Locus of Control

In 1954, Julian B. Rotter created the personality psychology theory of Locus of control. This concept referred to the extent individuals believes they can control their life circumstances. The term “locus” is derived from the Latin word for “place”.

As with many of our discussions about either/or concepts, one’s internal locus of control is not absolute. Some may adopt an internal locus of control for some situations and an external locus of control

If one has an “internal locus of control”, that person believes that they have the ability to control their lives since their life events are a direct result of their behaviors and actions.

If one has an “external locus of control”, that person believes that the causes of their life circumstances are a result of external factors such as other the actions of others, the environment, luck, fate, or a higher power.

Some reported benefits of an internal locus of control include better control of one’s behavior, more attempts to influence other’s behavior, assumption that actions will be successful, and actively seeking information ( According to, ( research has shown that those with an internal locus of control-tend to be happier, less depressed, and less stressed.

I feel that it is reasonable to extrapolate that people with a greater internal locus of control will assume more responsibility for their beliefs, thoughts feelings and actions. I feel that it is very important for someone with a strong internal locus of control to  adopt an appreciative view of the world and commit to positive self talk. If we believe that we are responsible, do poorly on a task and then deride ourselves on the outcome of the task, we would surely be depressed.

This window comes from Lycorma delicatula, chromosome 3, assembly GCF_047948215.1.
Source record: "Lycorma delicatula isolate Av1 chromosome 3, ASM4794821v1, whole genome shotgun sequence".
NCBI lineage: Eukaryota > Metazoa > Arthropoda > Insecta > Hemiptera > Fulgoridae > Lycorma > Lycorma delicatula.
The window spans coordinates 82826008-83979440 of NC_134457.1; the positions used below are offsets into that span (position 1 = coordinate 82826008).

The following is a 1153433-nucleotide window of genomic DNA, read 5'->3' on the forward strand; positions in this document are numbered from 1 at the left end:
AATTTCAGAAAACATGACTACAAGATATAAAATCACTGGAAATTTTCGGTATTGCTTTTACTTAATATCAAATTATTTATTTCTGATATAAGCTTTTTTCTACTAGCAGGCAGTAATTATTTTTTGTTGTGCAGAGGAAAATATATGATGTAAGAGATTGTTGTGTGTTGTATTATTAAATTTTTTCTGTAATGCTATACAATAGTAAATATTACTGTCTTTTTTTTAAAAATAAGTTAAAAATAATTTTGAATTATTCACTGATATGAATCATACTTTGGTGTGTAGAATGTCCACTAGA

There are also some benefits of an external locus of control. For example, if there were a situation that you cannot control directly, it would be beneficial to emotionally “let go” of the situation and “give it up to fate”. For example, we working on an academic paper it is valuable to adopt and internal locus of control of all the steps that you need to perform in the data collection and writing process. Since you cannot control the results of your experiment, you need to let go of your exceptions. It is also beneficial to “let go” when you send the article for peer review since you cannot control the opinion of others.


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